Length: Approximately 103,000 words
I've been working towards this for a long while, so it is with great pleasure that I present my first ebook. Since it's my own content, I won't be reviewing it in quite the same way that I do the works of others. I'll avoid giving it a letter grade for obvious reasons, but aside from that, I also want to talk about what makes it different from other books I've read.
In the course of getting to that, though, let's go through some of the typical points of review. This book is a modern day fantasy (astute readers will be able to figure out exactly which year it's based in from the technology and media references, but those specifics aren't important). While the plot follows the perspectives of a few different characters, the main protagonist is a vampire named Morgana. As with most of the characters in my writing, she's based loosely on someone who I knew in person, albeit exaggerated to make up for the fact that most real people are, well, boring. Morgana is more or less a thrill-seeker, leaning a little more towards the sexual side of typical adrenaline-junkie hobbies than other pursuits but still quite willing to do a variety of things to enjoy herself. Personally, I think that considering the motivations of immortal characters is an area that's overlooked far too often, especially given that the concept is something that's been around for a very long time (after all, Bram Stoker wrote Dracula over 120 years ago, and I'd expect that the idea predates that book). I'm not saying that every character needs to have an explicit explanation for how they've managed to avoid being Driven To Suicide from the drawbacks of immortality, but it should be a natural part of a character's makeup.
Anyway, getting back to what I was saying, Morgana is a vampire, which of course means less than it seems like because My Vampires Are Different. In this setting, there is some common set of baselines (vampires drink blood for nutrition, have superior strength/speed/senses/reflexes/pain tolerance/etc. compared to normal humans, can shift into a few different forms, and can regenerate perfectly from any non-mortal injuries including grievous dismemberment), but each one of the vampires; and other supernatural creatures, for that matter; have some extra quirks aside from that. In Morgana's case, she can see auras that give an indication of what someone else is, and the victims of her predation turn to ash, but she needs to feed on other vampires in order to gain sustenance.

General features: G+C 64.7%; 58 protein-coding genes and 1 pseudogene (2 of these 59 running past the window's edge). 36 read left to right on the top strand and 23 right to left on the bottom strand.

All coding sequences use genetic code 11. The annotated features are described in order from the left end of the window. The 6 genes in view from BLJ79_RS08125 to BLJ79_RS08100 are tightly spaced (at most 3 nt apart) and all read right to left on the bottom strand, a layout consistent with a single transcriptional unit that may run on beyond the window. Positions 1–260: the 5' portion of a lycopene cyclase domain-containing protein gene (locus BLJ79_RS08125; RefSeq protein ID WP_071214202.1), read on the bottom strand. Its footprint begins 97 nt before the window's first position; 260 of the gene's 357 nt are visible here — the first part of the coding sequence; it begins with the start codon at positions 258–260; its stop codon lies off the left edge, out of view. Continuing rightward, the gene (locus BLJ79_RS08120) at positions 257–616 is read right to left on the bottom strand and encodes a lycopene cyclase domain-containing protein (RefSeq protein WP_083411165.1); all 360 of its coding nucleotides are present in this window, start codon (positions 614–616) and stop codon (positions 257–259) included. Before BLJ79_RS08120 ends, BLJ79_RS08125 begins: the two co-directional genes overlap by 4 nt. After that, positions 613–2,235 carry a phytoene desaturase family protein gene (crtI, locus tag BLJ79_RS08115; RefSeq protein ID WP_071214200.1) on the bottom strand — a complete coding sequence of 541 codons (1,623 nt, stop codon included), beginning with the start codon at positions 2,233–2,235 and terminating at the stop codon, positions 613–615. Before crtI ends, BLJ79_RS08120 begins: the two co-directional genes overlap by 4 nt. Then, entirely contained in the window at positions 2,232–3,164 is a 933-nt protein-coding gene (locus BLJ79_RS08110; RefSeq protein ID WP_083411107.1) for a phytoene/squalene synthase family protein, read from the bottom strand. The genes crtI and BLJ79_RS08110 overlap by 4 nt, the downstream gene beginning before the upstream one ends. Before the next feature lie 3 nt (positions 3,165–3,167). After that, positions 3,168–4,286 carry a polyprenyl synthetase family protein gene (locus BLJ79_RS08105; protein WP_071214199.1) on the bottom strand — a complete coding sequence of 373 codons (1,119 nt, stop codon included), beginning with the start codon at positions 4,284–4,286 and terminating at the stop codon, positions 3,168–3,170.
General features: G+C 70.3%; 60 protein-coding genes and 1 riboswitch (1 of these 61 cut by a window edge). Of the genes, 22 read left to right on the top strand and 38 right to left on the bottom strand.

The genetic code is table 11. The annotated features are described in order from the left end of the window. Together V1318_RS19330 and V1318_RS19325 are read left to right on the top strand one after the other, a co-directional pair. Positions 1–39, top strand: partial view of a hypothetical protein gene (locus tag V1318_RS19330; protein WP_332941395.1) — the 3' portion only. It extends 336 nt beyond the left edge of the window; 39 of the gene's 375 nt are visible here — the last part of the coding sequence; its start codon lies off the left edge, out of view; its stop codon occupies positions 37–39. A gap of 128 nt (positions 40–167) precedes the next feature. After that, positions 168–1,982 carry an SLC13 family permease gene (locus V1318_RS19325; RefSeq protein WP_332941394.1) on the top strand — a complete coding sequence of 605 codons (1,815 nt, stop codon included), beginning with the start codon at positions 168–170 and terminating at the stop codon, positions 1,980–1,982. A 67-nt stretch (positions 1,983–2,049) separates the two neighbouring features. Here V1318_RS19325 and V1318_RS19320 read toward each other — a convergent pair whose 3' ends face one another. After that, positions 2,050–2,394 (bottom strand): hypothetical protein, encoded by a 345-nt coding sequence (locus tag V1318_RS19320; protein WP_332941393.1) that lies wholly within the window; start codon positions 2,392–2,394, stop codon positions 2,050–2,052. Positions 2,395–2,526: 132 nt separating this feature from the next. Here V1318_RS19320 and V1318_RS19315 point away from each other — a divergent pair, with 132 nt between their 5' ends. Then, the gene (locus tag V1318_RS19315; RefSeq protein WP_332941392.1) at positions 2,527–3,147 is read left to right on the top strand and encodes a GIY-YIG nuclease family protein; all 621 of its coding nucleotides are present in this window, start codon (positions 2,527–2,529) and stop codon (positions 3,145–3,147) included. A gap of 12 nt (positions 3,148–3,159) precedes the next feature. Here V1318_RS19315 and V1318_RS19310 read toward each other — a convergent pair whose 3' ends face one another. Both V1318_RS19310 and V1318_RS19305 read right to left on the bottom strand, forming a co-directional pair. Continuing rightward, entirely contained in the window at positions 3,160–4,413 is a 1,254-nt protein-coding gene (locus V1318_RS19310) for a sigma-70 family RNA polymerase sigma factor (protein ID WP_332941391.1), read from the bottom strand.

Once things get past the introduction, though, it turns out that this setting is a World of Badass in a similar vein to works like Blade of the Immortal or Sin City, so her powers turn out relatively mundane when compared to both the typical fantasy fare (breathing fire, channeling electricity, invisibility, etc.) and what I think are pretty uncommon abilities (such as transmuting between wood and metal or projecting a barrier against hostility). One of the things that I had a lot of fun with in this story was exploring further implications of Required Secondary Powers, Reality Ensues, and/or What Kind of A Lame Power Is Heart, Anyway? to see how things could balance out in a larger setting, and I got a real kick out of two of the most dangerous characters ending up being those who were mostly about negating the powers of others (one by being immune to mental/energy/etc.-based attacks and another by just having incredibly powerful regeneration). Generally speaking, characters in fiction are supposed to be every bit as capable of applying their cunning, cleverness, and intelligence to leverage their advantages as people in the real world are, which is something that I feel gets overlooked in a lot of other stories (e.g. how so much of the plot of Written In Red would've been avoided if the Others weren't colossal idiots who only managed to be as threatening as they are being humans were even more colossal idiots).